Bearpit by Brian Freemantle Read Free Book Online Page A

Book: Bearpit by Brian Freemantle Read Free Book Online
Authors: Brian Freemantle
protectors as much help as possible identifying any pursuit Levin went further westwards on 45th, turning to complete the square on Park and skirting the overpowering PanAm building to regain 42nd Street. At the corner with Lexington, near the Grand Central Station complex and its rash of beer-crate and orange-box shoeshine vendors, he felt a presence to his right. A voice said: ‘The Hyatt bar. Not the garden.’
    Levin showed no reaction, nor did he attempt to locate the person who gave the instruction, going instead immediately to his left into the waterfall-dominated foyer of the hotel built over the station. As he ascended the escalator to the mid-floor level Levin acknowledged the wisdom of the choice: it was huge and open plan, a human anthill of a place where the FBI could undetectably position as many watchers as they wanted without their becoming the focus of any attention. He turned away from the registration area and went up the next set of steps to the higher level but shook his head against the captain’s smiled invitation to be seated in the frond and flower bedecked garden area overhanging the street, going instead to the squared bar and carefully positioning himself with seats available either side. He paid at once and in cash for his whisky, not charging it to an accumulating tab; it was automatic not to involve himself in hindering delays in case he had to move with abrupt urgency.
    Levin didn’t react to the person settling to his left. The voice said: ‘Quite some place’, and Levin smiled sideways, nodding agreement to the most casual of casual conversations, knowing his control wanted it to seem a chance encounter to enable the protectors arranged unseen around them to make the final, positive check for any Russian surveillance.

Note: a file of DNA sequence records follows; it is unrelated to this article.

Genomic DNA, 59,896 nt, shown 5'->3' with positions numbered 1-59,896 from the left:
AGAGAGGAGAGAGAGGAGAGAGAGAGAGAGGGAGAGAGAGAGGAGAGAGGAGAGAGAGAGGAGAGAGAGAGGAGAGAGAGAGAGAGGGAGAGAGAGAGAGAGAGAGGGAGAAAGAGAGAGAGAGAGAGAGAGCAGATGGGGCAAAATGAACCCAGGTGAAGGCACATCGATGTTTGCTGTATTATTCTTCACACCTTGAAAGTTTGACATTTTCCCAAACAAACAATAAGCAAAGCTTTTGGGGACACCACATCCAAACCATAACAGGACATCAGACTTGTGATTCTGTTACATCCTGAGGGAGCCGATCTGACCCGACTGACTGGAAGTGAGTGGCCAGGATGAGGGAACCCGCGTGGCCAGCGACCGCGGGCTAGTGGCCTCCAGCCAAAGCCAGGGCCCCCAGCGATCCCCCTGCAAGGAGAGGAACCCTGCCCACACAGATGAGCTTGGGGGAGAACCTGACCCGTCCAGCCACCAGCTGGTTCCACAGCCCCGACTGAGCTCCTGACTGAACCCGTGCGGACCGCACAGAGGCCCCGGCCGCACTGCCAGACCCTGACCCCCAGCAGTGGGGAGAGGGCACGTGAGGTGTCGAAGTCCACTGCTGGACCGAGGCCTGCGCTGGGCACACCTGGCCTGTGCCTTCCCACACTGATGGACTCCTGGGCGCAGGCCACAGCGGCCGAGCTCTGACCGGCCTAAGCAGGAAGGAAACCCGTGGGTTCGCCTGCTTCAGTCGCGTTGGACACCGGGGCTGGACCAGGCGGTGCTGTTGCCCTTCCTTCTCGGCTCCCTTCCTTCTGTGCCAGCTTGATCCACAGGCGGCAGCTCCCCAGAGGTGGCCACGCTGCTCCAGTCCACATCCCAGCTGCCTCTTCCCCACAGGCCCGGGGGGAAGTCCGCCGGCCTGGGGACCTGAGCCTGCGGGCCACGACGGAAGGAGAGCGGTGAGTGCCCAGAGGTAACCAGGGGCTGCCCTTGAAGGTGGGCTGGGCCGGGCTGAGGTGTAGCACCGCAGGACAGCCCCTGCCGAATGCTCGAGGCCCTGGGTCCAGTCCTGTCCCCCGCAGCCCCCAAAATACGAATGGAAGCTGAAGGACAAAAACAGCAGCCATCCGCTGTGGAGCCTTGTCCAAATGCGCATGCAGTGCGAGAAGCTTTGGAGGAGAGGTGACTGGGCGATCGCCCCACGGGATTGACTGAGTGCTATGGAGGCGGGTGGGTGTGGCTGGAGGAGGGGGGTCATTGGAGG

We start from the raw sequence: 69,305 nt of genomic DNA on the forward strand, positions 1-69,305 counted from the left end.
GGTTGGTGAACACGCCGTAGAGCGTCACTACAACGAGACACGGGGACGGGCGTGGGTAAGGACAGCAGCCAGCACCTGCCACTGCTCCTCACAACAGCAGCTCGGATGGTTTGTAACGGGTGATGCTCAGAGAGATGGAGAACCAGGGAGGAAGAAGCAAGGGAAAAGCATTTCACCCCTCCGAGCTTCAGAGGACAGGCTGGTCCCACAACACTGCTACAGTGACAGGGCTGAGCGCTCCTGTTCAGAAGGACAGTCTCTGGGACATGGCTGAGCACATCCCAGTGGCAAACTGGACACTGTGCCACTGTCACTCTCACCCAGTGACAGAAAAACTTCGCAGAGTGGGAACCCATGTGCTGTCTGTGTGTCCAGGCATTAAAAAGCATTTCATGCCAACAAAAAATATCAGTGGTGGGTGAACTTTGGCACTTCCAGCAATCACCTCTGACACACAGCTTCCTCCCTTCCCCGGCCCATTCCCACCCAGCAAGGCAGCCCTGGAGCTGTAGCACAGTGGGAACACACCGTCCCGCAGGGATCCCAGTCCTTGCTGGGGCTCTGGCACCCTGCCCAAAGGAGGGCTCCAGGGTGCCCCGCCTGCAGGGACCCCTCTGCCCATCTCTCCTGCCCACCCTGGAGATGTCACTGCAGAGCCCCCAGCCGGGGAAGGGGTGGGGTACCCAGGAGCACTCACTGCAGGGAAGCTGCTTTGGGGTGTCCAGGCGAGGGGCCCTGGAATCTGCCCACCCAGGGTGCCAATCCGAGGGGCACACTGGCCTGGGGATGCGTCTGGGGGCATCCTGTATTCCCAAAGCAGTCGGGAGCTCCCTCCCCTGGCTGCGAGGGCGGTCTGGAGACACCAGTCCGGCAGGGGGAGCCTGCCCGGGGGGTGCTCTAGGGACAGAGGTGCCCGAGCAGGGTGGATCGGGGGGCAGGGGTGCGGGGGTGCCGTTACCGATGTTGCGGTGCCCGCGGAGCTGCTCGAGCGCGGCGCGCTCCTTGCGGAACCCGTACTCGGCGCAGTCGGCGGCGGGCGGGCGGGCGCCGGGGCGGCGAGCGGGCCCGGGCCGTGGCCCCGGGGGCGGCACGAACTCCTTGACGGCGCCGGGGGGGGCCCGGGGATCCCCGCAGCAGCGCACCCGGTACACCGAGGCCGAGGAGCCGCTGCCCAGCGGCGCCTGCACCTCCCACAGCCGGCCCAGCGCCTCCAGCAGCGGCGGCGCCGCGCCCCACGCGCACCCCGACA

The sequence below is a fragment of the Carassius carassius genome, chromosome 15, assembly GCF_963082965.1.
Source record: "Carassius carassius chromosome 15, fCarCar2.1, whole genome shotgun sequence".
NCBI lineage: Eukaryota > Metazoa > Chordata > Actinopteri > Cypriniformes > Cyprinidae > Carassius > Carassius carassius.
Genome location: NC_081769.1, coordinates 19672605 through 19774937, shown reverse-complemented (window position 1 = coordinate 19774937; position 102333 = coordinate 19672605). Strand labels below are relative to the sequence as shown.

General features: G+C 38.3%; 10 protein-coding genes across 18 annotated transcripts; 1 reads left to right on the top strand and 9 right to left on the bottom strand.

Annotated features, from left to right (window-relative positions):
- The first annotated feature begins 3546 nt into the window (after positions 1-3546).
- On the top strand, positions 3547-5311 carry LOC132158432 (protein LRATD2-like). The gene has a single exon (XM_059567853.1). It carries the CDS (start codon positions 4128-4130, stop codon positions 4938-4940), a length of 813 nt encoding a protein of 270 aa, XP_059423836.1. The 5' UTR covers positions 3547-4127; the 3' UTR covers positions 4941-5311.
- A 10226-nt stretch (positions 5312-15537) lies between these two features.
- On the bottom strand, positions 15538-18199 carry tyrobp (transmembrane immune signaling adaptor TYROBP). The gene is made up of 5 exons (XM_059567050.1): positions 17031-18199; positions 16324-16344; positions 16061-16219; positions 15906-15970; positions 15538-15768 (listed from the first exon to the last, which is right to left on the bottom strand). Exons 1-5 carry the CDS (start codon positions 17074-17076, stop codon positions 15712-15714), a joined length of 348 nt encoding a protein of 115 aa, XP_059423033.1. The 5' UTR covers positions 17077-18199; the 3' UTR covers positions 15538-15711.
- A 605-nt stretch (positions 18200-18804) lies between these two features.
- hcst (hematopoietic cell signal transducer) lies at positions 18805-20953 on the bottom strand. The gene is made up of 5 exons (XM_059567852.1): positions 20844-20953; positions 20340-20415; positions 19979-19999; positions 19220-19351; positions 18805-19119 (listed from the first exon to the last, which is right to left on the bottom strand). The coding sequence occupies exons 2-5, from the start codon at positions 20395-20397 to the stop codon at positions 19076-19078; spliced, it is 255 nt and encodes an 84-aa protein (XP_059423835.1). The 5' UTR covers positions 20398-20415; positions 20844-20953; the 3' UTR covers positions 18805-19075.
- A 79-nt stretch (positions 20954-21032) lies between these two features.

â€˜Very impressive,’ agreed Levin.
    â€˜I guess they recycle the water.’ David Proctor was a compact, hard-bodied man who constantly removed and then replaced his heavy horn-rimmed spectacles, as if he were ashamed of the physical frailty which made it necessary to wear them. The man had been appointed Levin’s control immediately upon the Russian’s first approach to the FBI: the circumstances had prevented their becoming anything like friends but from the odd remark Levin knew the American jogged most weekdays and worked out in a gymnasium on Saturdays and Sundays.
    â€˜I guess they do,’ agreed Levin.
    â€˜You put the frighteners into us, Yevgennie,’ said Proctor.
    Levin had not been conscious of the clearance being signalled to the other man by someone in the foyer and was glad; it proved they were professional and that he was well protected. He said: ‘I’m frightened myself.’
    â€˜What’s the problem?’
    â€˜I’m being recalled.’
    With the mixer straw Proctor eased the lemon peel from his martini and idly squeezed it back into the drink. ‘Didn’t expect that,’ he admitted.
    â€˜Neither did I,’ said Levin, waiting.
    â€˜This could be good, Yevgennie. Very good.’
    Levin’s response to the predictable suggestion that he continue spying from Moscow was immediate. ‘No,’ he refused.
    â€˜Why not?’
    â€˜A dozen reasons why not,’ said Levin, as forcefully as their surroundings would allow. ‘Working with you here, as I have done for the past year, is altogether different from working for you back in Moscow. And I wouldn’t anyway be working for you, would I? It would mean a transfer to the CIA: extending the knowledge of my identity to another agency and increasing the risk of detection. But that’s not my biggest fear: my biggest fear is that the recall at this time, ahead of when we both expected it, means there’s already some suspicion.’
    Trained as he was, Proctor was still unable to prevent the instinctive look beyond them into the vast foyer. He removed, polished and then replaced the spectacles and said:

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